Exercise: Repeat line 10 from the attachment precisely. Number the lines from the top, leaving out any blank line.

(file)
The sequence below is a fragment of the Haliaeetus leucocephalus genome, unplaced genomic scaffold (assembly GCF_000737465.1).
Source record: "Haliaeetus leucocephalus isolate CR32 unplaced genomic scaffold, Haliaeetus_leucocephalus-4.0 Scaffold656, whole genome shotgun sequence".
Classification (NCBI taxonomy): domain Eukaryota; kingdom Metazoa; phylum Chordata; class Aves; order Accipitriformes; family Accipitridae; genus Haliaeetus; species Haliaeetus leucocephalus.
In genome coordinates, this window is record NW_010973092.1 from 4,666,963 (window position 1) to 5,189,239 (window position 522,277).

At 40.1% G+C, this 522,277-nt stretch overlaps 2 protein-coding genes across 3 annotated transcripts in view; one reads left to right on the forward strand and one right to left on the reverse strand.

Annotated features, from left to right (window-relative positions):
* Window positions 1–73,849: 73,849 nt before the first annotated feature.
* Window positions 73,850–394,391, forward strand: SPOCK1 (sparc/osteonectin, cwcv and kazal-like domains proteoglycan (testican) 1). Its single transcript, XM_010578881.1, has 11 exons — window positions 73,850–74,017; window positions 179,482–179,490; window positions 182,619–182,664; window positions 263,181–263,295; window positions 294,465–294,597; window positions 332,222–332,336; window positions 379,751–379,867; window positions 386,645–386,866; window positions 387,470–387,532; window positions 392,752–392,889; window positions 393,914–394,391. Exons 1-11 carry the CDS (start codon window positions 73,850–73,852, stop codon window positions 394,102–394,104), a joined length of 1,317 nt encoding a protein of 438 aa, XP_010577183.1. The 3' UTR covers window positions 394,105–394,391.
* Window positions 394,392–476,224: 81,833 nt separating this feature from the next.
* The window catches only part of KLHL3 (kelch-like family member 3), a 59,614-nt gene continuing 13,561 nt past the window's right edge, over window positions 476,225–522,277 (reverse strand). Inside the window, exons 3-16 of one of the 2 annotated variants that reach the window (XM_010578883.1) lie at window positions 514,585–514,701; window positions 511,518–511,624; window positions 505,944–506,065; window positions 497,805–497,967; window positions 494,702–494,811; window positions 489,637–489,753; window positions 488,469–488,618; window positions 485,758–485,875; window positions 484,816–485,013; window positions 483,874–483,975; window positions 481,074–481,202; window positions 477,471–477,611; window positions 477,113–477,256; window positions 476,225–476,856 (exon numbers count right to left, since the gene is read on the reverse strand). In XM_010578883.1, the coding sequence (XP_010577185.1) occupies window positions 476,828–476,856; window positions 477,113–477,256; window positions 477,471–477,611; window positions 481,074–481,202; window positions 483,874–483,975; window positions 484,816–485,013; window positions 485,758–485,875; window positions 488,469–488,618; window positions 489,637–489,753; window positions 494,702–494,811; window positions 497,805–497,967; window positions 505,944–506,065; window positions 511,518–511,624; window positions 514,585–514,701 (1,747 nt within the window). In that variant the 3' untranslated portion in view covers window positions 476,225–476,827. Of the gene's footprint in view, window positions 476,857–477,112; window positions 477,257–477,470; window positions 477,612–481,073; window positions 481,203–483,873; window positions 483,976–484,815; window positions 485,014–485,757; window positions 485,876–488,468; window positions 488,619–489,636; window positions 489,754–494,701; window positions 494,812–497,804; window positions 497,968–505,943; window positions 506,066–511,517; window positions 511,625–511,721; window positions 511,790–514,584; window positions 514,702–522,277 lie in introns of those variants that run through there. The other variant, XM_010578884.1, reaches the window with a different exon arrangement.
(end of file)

* The window catches only part of KLHL3 (kelch-like family member 3), a 59,614-nt gene continuing 13,561 nt past the window's right edge, over window positions 476,225–522,277 (reverse strand). Inside the window, exons 3-16 of one of the 2 annotated variants that reach the window (XM_010578883.1) lie at window positions 514,585–514,701; window positions 511,518–511,624; window positions 505,944–506,065; window positions 497,805–497,967; window positions 494,702–494,811; window positions 489,637–489,753; window positions 488,469–488,618; window positions 485,758–485,875; window positions 484,816–485,013; window positions 483,874–483,975; window positions 481,074–481,202; window positions 477,471–477,611; window positions 477,113–477,256; window positions 476,225–476,856 (exon numbers count right to left, since the gene is read on the reverse strand). In XM_010578883.1, the coding sequence (XP_010577185.1) occupies window positions 476,828–476,856; window positions 477,113–477,256; window positions 477,471–477,611; window positions 481,074–481,202; window positions 483,874–483,975; window positions 484,816–485,013; window positions 485,758–485,875; window positions 488,469–488,618; window positions 489,637–489,753; window positions 494,702–494,811; window positions 497,805–497,967; window positions 505,944–506,065; window positions 511,518–511,624; window positions 514,585–514,701 (1,747 nt within the window). In that variant the 3' untranslated portion in view covers window positions 476,225–476,827. Of the gene's footprint in view, window positions 476,857–477,112; window positions 477,257–477,470; window positions 477,612–481,073; window positions 481,203–483,873; window positions 483,976–484,815; window positions 485,014–485,757; window positions 485,876–488,468; window positions 488,619–489,636; window positions 489,754–494,701; window positions 494,812–497,804; window positions 497,968–505,943; window positions 506,066–511,517; window positions 511,625–511,721; window positions 511,790–514,584; window positions 514,702–522,277 lie in introns of those variants that run through there. The other variant, XM_010578884.1, reaches the window with a different exon arrangement.